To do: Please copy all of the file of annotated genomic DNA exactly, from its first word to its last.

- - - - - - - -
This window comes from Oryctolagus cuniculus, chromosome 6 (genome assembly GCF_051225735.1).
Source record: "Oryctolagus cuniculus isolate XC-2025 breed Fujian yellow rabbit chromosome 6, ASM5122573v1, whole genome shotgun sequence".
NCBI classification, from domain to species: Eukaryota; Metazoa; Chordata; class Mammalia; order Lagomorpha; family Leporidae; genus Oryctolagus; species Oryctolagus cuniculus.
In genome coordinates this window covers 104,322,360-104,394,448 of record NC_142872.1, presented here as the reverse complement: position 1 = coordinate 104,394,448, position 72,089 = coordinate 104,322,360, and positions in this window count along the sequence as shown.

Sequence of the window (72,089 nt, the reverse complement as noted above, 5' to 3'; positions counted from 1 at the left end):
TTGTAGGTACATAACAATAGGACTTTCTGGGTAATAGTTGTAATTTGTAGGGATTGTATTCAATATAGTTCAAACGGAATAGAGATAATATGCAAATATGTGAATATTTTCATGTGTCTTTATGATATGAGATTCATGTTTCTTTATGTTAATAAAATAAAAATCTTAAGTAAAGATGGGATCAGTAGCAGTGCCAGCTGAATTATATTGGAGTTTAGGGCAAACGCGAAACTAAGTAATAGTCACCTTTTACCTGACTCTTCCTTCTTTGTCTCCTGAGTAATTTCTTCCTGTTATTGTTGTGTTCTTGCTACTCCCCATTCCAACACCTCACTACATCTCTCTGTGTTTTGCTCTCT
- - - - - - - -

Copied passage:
This window comes from Oryctolagus cuniculus, chromosome 6 (genome assembly GCF_051225735.1).
Source record: "Oryctolagus cuniculus isolate XC-2025 breed Fujian yellow rabbit chromosome 6, ASM5122573v1, whole genome shotgun sequence".
NCBI classification, from domain to species: Eukaryota; Metazoa; Chordata; class Mammalia; order Lagomorpha; family Leporidae; genus Oryctolagus; species Oryctolagus cuniculus.
In genome coordinates this window covers 104,322,360-104,394,448 of record NC_142872.1, presented here as the reverse complement: position 1 = coordinate 104,394,448, position 72,089 = coordinate 104,322,360, and positions in this window count along the sequence as shown.

Sequence of the window (72,089 nt, the reverse complement as noted above, 5' to 3'; positions counted from 1 at the left end):
TTGTAGGTACATAACAATAGGACTTTCTGGGTAATAGTTGTAATTTGTAGGGATTGTATTCAATATAGTTCAAACGGAATAGAGATAATATGCAAATATGTGAATATTTTCATGTGTCTTTATGATATGAGATTCATGTTTCTTTATGTTAATAAAATAAAAATCTTAAGTAAAGATGGGATCAGTAGCAGTGCCAGCTGAATTATATTGGAGTTTAGGGCAAACGCGAAACTAAGTAATAGTCACCTTTTACCTGACTCTTCCTTCTTTGTCTCCTGAGTAATTTCTTCCTGTTATTGTTGTGTTCTTGCTACTCCCCATTCCAACACCTCACTACATCTCTCTGTGTTTTGCTCTCT